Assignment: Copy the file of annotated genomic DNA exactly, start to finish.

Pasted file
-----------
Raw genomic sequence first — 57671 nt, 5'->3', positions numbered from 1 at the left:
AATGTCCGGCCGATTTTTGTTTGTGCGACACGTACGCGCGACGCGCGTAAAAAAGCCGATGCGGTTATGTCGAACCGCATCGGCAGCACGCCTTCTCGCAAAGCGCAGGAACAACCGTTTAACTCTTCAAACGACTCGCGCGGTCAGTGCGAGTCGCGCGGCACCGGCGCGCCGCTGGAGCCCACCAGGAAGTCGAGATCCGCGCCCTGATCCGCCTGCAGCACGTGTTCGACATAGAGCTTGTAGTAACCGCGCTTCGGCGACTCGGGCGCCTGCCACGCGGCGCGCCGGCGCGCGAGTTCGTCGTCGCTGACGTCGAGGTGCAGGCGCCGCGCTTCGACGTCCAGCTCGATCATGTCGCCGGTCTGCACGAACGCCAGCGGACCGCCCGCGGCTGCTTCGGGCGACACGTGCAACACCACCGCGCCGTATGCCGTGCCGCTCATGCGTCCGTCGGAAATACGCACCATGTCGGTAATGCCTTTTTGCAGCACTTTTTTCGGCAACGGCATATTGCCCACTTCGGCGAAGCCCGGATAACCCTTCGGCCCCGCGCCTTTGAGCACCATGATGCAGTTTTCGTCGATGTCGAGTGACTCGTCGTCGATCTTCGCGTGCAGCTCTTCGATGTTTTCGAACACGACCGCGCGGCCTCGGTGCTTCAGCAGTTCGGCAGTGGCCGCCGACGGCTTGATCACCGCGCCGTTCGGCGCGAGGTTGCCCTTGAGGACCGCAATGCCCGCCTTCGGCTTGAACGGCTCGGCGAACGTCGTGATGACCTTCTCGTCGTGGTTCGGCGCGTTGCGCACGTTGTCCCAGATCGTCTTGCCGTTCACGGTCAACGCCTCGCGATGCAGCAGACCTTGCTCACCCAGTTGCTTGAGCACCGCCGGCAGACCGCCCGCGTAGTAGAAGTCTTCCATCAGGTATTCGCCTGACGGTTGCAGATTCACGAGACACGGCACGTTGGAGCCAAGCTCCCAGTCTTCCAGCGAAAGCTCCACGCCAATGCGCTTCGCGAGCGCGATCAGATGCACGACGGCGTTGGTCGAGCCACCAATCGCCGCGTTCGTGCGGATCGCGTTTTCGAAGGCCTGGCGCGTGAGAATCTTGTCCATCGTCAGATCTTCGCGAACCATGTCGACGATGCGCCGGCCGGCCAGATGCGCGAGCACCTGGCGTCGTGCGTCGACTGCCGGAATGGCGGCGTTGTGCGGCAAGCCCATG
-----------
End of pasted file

Raw genomic sequence first — 57671 nt, 5'->3', positions numbered from 1 at the left:
AATGTCCGGCCGATTTTTGTTTGTGCGACACGTACGCGCGACGCGCGTAAAAAAGCCGATGCGGTTATGTCGAACCGCATCGGCAGCACGCCTTCTCGCAAAGCGCAGGAACAACCGTTTAACTCTTCAAACGACTCGCGCGGTCAGTGCGAGTCGCGCGGCACCGGCGCGCCGCTGGAGCCCACCAGGAAGTCGAGATCCGCGCCCTGATCCGCCTGCAGCACGTGTTCGACATAGAGCTTGTAGTAACCGCGCTTCGGCGACTCGGGCGCCTGCCACGCGGCGCGCCGGCGCGCGAGTTCGTCGTCGCTGACGTCGAGGTGCAGGCGCCGCGCTTCGACGTCCAGCTCGATCATGTCGCCGGTCTGCACGAACGCCAGCGGACCGCCCGCGGCTGCTTCGGGCGACACGTGCAACACCACCGCGCCGTATGCCGTGCCGCTCATGCGTCCGTCGGAAATACGCACCATGTCGGTAATGCCTTTTTGCAGCACTTTTTTCGGCAACGGCATATTGCCCACTTCGGCGAAGCCCGGATAACCCTTCGGCCCCGCGCCTTTGAGCACCATGATGCAGTTTTCGTCGATGTCGAGTGACTCGTCGTCGATCTTCGCGTGCAGCTCTTCGATGTTTTCGAACACGACCGCGCGGCCTCGGTGCTTCAGCAGTTCGGCAGTGGCCGCCGACGGCTTGATCACCGCGCCGTTCGGCGCGAGGTTGCCCTTGAGGACCGCAATGCCCGCCTTCGGCTTGAACGGCTCGGCGAACGTCGTGATGACCTTCTCGTCGTGGTTCGGCGCGTTGCGCACGTTGTCCCAGATCGTCTTGCCGTTCACGGTCAACGCCTCGCGATGCAGCAGACCTTGCTCACCCAGTTGCTTGAGCACCGCCGGCAGACCGCCCGCGTAGTAGAAGTCTTCCATCAGGTATTCGCCTGACGGTTGCAGATTCACGAGACACGGCACGTTGGAGCCAAGCTCCCAGTCTTCCAGCGAAAGCTCCACGCCAATGCGCTTCGCGAGCGCGATCAGATGCACGACGGCGTTGGTCGAGCCACCAATCGCCGCGTTCGTGCGGATCGCGTTTTCGAAGGCCTGGCGCGTGAGAATCTTGTCCATCGTCAGATCTTCGCGAACCATGTCGACGATGCGCCGGCCGGCCAGATGCGCGAGCACCTGGCGTCGTGCGTCGACTGCCGGAATGGCGGCGTTGTGCGGCAAGCCCATG